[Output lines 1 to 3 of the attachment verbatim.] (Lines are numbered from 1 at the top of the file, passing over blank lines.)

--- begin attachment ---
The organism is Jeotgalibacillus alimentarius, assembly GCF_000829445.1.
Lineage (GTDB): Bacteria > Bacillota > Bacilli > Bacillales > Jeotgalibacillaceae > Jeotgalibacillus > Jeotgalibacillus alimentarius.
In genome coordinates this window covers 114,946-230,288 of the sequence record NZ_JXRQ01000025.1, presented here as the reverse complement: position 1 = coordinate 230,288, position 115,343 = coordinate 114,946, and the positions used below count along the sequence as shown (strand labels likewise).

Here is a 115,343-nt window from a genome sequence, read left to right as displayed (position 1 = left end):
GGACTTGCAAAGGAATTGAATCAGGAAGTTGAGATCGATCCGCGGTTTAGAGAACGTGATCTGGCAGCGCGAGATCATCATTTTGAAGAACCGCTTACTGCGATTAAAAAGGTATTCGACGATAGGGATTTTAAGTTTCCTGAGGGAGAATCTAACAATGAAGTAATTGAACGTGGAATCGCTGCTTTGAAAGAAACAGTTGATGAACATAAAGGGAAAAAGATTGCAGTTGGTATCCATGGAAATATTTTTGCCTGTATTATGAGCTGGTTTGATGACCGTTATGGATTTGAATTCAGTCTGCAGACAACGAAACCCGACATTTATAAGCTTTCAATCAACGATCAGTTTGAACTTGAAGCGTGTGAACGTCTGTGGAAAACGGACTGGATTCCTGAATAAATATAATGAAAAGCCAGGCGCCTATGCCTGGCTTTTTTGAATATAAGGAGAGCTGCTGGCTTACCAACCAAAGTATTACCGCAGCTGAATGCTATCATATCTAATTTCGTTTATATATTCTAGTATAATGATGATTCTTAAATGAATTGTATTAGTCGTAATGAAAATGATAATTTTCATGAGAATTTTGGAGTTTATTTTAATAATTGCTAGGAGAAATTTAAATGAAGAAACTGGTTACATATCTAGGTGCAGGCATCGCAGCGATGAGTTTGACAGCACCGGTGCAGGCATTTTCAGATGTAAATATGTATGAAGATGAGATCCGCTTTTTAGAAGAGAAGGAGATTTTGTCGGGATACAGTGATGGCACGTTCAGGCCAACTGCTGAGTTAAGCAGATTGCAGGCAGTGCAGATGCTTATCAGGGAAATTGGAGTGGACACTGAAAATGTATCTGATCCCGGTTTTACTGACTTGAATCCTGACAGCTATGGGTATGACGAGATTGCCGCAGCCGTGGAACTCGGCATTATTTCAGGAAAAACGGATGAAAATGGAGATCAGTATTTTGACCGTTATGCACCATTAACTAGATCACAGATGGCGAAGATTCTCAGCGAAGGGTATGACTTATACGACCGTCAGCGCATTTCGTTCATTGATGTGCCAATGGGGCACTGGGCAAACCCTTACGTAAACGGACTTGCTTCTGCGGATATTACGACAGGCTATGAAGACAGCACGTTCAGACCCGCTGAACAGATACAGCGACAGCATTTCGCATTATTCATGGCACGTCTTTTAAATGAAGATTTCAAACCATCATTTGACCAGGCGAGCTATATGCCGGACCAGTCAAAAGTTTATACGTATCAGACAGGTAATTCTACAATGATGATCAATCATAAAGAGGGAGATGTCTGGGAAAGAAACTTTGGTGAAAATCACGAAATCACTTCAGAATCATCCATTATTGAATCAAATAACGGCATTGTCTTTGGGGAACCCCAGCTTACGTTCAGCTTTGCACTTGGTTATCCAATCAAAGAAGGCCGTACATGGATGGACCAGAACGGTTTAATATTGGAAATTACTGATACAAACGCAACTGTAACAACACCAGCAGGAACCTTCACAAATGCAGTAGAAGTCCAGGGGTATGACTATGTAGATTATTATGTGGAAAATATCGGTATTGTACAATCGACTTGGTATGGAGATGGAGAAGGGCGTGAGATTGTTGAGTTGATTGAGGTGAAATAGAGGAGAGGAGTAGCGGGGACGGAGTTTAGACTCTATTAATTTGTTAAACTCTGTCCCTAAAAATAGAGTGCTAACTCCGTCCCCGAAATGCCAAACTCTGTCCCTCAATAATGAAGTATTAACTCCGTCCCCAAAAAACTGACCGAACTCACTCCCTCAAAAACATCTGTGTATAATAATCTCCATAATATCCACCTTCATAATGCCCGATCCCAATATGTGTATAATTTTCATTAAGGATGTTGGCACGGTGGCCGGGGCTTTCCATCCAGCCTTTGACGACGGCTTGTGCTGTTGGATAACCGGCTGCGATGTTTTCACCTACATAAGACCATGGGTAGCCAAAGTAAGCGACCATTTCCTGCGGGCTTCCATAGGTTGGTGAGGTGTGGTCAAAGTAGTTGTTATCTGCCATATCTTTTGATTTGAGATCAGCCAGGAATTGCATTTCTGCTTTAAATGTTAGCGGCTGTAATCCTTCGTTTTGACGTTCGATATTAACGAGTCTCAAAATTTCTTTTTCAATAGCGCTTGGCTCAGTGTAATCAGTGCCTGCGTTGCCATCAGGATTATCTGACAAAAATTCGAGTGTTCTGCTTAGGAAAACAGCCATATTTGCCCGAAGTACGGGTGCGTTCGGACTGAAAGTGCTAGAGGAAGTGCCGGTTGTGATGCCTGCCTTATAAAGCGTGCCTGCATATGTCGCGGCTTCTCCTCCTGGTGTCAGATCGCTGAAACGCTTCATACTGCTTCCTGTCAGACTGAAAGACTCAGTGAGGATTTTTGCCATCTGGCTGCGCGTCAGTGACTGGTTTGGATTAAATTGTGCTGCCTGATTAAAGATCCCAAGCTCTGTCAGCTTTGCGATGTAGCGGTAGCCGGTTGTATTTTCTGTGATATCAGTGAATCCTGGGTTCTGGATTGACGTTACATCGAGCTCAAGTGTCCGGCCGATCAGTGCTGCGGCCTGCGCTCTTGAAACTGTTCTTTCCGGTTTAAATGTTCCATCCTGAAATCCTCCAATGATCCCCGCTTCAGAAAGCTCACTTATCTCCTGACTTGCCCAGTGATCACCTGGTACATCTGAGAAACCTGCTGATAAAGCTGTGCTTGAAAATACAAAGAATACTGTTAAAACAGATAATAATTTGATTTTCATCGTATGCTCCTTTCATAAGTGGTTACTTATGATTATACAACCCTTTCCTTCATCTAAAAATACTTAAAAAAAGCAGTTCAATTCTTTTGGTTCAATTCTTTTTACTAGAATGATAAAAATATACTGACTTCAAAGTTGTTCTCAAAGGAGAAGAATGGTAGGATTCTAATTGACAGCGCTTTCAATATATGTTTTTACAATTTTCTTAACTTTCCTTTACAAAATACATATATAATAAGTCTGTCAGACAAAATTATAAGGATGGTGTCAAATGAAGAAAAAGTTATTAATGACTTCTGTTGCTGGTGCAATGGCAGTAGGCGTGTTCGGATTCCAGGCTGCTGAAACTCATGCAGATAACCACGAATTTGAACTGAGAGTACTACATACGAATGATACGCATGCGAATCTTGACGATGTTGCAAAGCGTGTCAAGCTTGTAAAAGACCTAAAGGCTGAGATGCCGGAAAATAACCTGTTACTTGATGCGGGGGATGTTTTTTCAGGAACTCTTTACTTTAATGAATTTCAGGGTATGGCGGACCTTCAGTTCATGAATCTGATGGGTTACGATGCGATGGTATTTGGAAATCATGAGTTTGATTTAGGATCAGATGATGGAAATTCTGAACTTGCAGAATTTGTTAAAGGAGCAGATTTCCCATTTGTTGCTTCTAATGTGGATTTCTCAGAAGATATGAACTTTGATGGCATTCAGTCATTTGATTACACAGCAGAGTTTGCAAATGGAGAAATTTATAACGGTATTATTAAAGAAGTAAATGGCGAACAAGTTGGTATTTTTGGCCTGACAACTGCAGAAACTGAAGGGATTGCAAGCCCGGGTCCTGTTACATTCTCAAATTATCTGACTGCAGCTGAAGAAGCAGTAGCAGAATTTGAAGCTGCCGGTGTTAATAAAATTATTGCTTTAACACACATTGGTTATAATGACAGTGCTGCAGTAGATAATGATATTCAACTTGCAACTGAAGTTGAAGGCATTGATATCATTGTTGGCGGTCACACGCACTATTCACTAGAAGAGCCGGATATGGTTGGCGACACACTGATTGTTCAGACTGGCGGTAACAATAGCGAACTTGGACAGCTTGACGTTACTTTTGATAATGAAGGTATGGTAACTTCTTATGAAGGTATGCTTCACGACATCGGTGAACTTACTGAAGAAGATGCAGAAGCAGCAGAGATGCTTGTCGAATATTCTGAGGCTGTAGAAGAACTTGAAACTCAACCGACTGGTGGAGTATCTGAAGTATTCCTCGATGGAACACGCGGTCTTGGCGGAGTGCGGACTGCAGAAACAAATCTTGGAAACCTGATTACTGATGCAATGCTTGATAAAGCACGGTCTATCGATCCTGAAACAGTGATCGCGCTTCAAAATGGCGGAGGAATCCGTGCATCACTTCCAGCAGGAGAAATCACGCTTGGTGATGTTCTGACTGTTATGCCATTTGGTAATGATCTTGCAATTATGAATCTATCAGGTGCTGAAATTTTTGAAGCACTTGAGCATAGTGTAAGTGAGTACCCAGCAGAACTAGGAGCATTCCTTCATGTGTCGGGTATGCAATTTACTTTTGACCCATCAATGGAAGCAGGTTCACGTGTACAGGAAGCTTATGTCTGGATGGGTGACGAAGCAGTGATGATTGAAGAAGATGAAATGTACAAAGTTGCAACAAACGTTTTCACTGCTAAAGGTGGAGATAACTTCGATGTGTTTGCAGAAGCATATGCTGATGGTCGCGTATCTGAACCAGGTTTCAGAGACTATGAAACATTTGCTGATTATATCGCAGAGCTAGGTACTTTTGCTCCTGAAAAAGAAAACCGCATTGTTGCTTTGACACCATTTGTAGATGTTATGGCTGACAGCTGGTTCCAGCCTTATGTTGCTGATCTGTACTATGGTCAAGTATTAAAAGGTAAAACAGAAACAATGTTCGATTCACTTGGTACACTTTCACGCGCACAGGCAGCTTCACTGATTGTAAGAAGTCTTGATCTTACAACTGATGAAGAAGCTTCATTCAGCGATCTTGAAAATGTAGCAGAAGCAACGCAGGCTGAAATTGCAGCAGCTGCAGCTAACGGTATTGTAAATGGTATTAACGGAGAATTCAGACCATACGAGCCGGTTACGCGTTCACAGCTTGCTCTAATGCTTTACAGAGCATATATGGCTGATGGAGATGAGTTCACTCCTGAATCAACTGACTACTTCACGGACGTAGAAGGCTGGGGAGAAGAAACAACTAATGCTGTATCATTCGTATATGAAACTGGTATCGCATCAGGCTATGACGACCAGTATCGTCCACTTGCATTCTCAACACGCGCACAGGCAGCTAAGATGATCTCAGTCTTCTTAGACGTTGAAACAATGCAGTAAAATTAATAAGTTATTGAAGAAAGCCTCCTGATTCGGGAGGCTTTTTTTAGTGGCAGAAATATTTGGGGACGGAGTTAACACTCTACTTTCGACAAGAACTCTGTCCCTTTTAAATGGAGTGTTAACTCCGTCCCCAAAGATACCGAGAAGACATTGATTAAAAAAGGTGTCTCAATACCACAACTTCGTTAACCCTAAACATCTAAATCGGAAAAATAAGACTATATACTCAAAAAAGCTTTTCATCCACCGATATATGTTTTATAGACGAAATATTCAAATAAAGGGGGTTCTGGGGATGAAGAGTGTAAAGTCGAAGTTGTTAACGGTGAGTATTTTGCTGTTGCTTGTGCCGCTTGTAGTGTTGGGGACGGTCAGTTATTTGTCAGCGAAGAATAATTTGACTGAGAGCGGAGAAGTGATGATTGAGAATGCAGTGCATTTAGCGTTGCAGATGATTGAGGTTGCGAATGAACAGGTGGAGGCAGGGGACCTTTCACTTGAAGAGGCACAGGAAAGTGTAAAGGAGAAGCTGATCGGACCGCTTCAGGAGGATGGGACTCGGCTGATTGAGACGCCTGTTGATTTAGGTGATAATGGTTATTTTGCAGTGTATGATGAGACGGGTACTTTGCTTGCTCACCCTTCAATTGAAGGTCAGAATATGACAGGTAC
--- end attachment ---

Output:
The organism is Jeotgalibacillus alimentarius, assembly GCF_000829445.1.
Lineage (GTDB): Bacteria > Bacillota > Bacilli > Bacillales > Jeotgalibacillaceae > Jeotgalibacillus > Jeotgalibacillus alimentarius.
In genome coordinates this window covers 114,946-230,288 of the sequence record NZ_JXRQ01000025.1, presented here as the reverse complement: position 1 = coordinate 230,288, position 115,343 = coordinate 114,946, and the positions used below count along the sequence as shown (strand labels likewise).